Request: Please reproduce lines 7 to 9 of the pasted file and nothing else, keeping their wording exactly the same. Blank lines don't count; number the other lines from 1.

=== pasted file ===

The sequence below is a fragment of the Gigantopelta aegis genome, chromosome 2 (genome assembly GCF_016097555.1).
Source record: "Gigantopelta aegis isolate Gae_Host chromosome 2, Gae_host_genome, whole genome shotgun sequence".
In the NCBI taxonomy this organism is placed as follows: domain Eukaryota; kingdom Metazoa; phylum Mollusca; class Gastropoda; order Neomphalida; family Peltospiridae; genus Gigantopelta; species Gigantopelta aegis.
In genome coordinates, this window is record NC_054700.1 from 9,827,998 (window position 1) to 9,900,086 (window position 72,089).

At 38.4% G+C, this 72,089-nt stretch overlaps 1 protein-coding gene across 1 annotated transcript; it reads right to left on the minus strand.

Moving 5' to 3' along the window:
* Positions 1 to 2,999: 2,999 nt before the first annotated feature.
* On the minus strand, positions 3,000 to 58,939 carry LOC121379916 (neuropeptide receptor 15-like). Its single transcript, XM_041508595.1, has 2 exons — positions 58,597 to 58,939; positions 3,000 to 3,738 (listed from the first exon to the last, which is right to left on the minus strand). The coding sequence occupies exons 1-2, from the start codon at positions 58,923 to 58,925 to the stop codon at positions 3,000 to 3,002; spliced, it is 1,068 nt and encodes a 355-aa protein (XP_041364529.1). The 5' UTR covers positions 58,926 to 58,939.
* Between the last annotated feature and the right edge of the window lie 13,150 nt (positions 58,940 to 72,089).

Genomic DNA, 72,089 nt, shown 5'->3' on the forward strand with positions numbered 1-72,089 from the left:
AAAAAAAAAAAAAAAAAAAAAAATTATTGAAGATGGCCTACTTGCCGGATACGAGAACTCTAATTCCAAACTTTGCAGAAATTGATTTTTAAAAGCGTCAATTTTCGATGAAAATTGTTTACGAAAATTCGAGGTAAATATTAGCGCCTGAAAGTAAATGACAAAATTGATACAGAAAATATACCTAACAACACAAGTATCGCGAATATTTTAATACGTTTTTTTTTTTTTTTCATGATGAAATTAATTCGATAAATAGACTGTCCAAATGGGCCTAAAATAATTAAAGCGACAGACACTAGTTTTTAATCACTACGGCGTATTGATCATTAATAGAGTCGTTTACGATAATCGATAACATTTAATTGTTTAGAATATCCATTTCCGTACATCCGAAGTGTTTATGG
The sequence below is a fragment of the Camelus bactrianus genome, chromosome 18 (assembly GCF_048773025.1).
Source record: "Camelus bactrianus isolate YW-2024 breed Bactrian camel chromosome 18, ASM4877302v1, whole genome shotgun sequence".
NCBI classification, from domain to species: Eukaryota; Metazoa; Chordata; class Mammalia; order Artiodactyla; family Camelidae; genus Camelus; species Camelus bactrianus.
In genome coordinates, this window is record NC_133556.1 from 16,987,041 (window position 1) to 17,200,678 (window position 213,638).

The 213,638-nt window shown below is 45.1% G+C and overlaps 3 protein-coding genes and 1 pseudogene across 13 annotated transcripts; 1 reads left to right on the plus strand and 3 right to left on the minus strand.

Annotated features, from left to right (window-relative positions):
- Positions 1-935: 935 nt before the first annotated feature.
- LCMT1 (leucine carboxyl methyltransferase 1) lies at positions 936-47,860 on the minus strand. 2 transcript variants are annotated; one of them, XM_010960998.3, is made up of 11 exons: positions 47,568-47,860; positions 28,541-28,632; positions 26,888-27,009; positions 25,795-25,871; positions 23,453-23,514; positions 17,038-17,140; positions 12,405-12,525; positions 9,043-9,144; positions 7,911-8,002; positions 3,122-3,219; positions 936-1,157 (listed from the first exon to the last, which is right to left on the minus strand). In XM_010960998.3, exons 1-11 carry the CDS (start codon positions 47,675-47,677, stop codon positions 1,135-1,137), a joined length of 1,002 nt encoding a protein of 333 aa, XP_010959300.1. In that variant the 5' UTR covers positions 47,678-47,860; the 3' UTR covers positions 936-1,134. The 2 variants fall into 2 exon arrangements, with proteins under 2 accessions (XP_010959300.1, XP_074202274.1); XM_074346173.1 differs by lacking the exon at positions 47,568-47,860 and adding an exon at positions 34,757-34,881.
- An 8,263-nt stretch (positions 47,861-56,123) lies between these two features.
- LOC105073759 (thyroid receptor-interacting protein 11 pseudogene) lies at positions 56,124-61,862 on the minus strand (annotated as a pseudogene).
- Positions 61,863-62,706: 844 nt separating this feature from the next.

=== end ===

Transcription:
* Positions 1 to 2,999: 2,999 nt before the first annotated feature.
* On the minus strand, positions 3,000 to 58,939 carry LOC121379916 (neuropeptide receptor 15-like). Its single transcript, XM_041508595.1, has 2 exons — positions 58,597 to 58,939; positions 3,000 to 3,738 (listed from the first exon to the last, which is right to left on the minus strand). The coding sequence occupies exons 1-2, from the start codon at positions 58,923 to 58,925 to the stop codon at positions 3,000 to 3,002; spliced, it is 1,068 nt and encodes a 355-aa protein (XP_041364529.1). The 5' UTR covers positions 58,926 to 58,939.
* Between the last annotated feature and the right edge of the window lie 13,150 nt (positions 58,940 to 72,089).